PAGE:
Discovery of fastest ever magnetic wave propagation
Like light waves, magnetic waves move through materials at a fixed maximum velocity. However, at the smallest possible length scale (nanometres) and the shortest possible time scale (femtoseconds), magnetism behaves differently. Physicists at Radboud University have discovered that magnetic waves with very short wavelengths can propagate up to 40% faster than previously thought. This supermagnonic propagation offers opportunities for even faster, smaller and more energy-efficient ways of data processing in future computers. The research will be published in Physical Review Letters on 25 August 2021.
"The concept is comparable to supersonic aircrafts, which move faster than the maximum speed of sound waves. We therefore call these fastest magnetic waves supermagnonic", explains physicist Johan Mentink. Thanks to a new theoretical methodology inspired by machine learning, the researchers managed to perform calculations on two-dimensional magnets. These calculations revealed that the smallest magnetic waves can travel up to 40% faster than the maximum propagation speed. "Thanks to the machine learning simulations by colleague Giammarco Fabiani and the analytical calculations by Master’s student Martijn Bouman, we now understand why these supermagnonic magnetic waves can exist."
Faster, more energy efficient and smaller
In today’s computers, information is transferred from A to B by electrons. However, the speed of this information transfer has its limits. In addition, there is an energy loss due to the resistance electrons experience along the way. Alternatively, light pulses can be used for information transfer, as is done in fibre internet, for example. Information transfer using light is faster and more energy efficient.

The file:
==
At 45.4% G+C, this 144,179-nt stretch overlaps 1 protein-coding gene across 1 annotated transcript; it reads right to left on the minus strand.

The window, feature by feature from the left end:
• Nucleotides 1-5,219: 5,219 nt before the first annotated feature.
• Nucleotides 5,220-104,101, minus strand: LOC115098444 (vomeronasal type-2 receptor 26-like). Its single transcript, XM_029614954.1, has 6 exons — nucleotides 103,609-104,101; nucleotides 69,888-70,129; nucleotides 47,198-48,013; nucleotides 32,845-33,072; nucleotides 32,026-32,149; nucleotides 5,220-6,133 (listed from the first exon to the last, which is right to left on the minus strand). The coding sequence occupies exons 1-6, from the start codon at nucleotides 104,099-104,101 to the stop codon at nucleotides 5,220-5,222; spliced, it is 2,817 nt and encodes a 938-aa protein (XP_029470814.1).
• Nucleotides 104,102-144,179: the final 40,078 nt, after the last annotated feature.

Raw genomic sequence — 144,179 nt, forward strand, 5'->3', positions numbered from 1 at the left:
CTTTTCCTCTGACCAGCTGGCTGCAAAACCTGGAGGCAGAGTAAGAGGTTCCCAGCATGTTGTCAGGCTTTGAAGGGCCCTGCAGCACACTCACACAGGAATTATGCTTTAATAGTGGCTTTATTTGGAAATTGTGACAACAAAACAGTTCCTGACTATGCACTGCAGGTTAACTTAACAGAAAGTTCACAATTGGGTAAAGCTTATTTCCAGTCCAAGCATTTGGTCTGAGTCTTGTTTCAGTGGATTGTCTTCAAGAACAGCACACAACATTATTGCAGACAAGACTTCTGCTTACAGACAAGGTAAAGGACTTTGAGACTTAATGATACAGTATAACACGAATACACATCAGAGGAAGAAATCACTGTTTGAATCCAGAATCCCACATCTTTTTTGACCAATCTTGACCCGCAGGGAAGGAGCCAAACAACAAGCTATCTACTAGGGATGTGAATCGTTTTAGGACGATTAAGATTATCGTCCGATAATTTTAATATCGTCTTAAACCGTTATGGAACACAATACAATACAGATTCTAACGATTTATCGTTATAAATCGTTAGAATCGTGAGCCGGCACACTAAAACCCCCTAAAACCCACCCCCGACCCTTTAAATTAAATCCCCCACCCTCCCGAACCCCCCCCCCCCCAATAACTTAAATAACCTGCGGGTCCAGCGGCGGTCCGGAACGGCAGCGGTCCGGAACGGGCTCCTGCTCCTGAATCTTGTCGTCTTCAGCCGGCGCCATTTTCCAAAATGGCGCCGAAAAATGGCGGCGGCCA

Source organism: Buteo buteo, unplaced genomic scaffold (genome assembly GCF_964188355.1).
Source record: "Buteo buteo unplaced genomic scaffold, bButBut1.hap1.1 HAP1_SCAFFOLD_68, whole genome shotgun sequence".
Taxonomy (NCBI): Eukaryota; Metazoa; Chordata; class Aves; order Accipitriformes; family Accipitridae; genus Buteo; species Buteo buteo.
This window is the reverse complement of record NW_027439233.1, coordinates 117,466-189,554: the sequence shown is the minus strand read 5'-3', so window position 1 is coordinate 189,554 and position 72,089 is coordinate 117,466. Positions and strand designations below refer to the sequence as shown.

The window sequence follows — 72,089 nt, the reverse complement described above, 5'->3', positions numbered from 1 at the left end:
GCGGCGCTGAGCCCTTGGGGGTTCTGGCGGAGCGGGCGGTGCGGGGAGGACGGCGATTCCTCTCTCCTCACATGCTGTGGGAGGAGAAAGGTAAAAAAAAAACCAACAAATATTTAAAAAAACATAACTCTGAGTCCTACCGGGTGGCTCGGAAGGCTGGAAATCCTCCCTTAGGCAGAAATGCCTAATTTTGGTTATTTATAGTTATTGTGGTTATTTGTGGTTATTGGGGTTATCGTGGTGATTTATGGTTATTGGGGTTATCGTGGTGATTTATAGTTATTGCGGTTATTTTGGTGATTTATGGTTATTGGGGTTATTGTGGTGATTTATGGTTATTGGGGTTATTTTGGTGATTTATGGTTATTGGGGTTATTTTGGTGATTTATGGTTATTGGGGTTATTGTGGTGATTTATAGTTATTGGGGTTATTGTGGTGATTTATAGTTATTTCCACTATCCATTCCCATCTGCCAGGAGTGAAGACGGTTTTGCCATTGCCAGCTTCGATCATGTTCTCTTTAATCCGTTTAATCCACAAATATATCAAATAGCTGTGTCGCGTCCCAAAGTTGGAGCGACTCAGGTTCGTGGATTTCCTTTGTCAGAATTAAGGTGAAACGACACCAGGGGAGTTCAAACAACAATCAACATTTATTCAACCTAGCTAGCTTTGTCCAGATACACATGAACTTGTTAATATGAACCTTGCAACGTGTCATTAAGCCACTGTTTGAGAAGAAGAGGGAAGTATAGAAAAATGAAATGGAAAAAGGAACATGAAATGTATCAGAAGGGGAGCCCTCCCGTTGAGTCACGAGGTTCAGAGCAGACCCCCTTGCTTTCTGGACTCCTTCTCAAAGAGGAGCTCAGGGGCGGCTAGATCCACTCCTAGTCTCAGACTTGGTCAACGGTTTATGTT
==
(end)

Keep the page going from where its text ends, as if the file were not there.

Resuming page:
"However, our objective lies beyond that", Johan Mentink says. "We are looking for a way to make data transfer faster, more energy-efficient and smaller. Light waves are fast, but the wavelength of light is quite long. In order to find smaller solutions, we will have to look at shorter waves: like magnetic waves, for example."
Being faster, smaller and more efficient is vital for future computers. Consider, for example, the huge data centres in our country that already today use a significant part of our power grid’s capacity: this consumption will only increase in the future. Johan Mentink: "Our research has shown that, in theory, data transfer using supermagnonic motion can be even faster than was thought possible. However, we do not yet know exactly how magnetism works at the smallest length scales and shortest time scales. In order to eventually use magnetism for data processing in practice, we must first understand the underlying fundamental physics. This research pushes the boundaries of our knowledge and takes us one step closer."
Supermagnonic propagation in two-dimensional antiferromagnets
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